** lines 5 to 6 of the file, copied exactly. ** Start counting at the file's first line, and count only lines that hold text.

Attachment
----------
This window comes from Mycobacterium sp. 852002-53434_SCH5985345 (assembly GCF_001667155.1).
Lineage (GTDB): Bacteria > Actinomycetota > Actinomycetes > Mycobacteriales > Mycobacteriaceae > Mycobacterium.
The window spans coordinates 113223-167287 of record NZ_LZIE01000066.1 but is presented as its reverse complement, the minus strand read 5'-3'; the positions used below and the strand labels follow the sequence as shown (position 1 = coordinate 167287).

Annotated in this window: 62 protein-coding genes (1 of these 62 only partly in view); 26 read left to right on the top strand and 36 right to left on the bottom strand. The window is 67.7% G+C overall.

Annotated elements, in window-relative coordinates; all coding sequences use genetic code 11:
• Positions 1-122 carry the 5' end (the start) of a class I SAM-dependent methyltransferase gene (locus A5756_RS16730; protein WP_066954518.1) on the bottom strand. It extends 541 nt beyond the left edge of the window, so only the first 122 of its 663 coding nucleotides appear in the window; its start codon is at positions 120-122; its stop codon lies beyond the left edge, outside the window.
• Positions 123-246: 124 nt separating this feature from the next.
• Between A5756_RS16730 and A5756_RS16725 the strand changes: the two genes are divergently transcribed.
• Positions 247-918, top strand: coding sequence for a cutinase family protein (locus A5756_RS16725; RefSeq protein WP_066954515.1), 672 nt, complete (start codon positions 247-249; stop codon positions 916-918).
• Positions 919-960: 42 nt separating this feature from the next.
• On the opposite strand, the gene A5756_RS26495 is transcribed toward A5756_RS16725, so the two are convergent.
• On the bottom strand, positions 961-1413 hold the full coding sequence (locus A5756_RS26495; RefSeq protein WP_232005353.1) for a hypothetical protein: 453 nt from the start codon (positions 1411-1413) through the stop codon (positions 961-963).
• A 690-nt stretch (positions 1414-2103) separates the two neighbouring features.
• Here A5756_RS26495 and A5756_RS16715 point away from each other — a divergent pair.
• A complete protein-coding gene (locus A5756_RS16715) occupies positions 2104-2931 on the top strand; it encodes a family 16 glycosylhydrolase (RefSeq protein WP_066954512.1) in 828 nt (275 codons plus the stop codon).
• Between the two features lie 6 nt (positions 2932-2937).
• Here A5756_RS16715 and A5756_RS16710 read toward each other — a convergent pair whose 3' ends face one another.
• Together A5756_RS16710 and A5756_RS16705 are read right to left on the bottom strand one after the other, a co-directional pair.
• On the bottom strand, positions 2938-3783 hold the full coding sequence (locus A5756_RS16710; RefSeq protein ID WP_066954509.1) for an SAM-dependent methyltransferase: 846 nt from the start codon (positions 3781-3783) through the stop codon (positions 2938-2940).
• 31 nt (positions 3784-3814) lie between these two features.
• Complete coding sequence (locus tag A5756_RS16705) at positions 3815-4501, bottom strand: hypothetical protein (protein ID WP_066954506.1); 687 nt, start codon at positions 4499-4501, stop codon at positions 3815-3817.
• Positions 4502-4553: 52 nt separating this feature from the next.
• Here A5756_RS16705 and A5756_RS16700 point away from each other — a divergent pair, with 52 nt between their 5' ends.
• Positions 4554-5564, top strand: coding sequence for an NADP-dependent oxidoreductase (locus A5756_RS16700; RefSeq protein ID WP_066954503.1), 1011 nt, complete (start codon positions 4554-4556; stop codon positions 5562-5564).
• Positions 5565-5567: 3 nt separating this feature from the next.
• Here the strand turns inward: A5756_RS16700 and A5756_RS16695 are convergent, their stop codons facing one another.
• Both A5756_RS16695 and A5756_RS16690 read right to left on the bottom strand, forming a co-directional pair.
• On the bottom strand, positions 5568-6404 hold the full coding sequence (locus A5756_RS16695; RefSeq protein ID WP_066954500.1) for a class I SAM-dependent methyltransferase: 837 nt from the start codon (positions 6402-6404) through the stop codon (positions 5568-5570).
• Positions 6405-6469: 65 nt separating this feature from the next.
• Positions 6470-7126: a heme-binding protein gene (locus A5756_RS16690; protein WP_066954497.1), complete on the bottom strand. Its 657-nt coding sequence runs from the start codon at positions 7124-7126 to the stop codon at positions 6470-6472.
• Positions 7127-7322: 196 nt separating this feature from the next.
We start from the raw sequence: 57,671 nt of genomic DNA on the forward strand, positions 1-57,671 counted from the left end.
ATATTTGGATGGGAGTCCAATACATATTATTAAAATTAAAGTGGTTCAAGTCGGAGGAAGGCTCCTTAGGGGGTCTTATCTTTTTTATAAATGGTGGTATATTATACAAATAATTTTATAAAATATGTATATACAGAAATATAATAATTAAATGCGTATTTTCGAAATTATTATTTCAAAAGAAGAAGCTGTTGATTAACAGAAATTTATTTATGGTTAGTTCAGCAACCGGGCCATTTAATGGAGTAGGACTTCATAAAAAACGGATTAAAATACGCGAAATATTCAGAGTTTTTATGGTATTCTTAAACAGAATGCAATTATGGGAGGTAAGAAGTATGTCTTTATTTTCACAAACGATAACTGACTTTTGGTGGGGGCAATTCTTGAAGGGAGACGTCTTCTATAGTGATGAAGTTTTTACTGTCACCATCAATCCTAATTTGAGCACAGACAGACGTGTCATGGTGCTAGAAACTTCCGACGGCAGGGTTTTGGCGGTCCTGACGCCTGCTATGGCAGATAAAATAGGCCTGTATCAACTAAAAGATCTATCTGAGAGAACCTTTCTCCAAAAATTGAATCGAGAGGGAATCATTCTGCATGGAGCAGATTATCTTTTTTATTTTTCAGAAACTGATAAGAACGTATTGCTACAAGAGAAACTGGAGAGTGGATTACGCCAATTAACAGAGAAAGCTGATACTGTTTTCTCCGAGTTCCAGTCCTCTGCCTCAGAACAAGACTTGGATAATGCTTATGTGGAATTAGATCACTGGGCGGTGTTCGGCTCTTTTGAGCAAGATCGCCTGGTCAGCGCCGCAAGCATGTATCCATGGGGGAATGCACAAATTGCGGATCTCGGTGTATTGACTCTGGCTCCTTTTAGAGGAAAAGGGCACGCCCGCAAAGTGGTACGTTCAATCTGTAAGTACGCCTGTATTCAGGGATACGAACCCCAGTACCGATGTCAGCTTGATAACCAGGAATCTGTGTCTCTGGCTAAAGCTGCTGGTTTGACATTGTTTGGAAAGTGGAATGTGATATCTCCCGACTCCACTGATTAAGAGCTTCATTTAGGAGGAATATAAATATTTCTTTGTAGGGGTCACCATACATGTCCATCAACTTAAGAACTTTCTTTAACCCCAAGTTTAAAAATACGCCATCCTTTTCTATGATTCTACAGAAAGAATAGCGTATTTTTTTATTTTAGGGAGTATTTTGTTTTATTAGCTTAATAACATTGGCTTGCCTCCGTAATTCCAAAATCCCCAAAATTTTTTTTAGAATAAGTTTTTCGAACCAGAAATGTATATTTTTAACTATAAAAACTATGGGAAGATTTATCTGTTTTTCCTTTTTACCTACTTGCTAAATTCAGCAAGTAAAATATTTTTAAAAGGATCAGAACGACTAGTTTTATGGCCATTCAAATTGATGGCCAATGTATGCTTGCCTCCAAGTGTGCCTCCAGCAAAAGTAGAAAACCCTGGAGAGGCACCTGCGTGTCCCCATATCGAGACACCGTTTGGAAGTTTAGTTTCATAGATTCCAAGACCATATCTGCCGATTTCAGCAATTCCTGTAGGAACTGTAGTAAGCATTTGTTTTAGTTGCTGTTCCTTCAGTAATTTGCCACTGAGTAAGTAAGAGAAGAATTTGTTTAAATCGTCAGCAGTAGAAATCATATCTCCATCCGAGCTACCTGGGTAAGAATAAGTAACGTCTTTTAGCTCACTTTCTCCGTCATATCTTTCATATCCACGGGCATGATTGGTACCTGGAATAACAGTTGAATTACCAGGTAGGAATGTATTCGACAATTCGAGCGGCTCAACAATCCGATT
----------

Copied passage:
Annotated elements, in window-relative coordinates; all coding sequences use genetic code 11:
• Positions 1-122 carry the 5' end (the start) of a class I SAM-dependent methyltransferase gene (locus A5756_RS16730; protein WP_066954518.1) on the bottom strand. It extends 541 nt beyond the left edge of the window, so only the first 122 of its 663 coding nucleotides appear in the window; its start codon is at positions 120-122; its stop codon lies beyond the left edge, outside the window.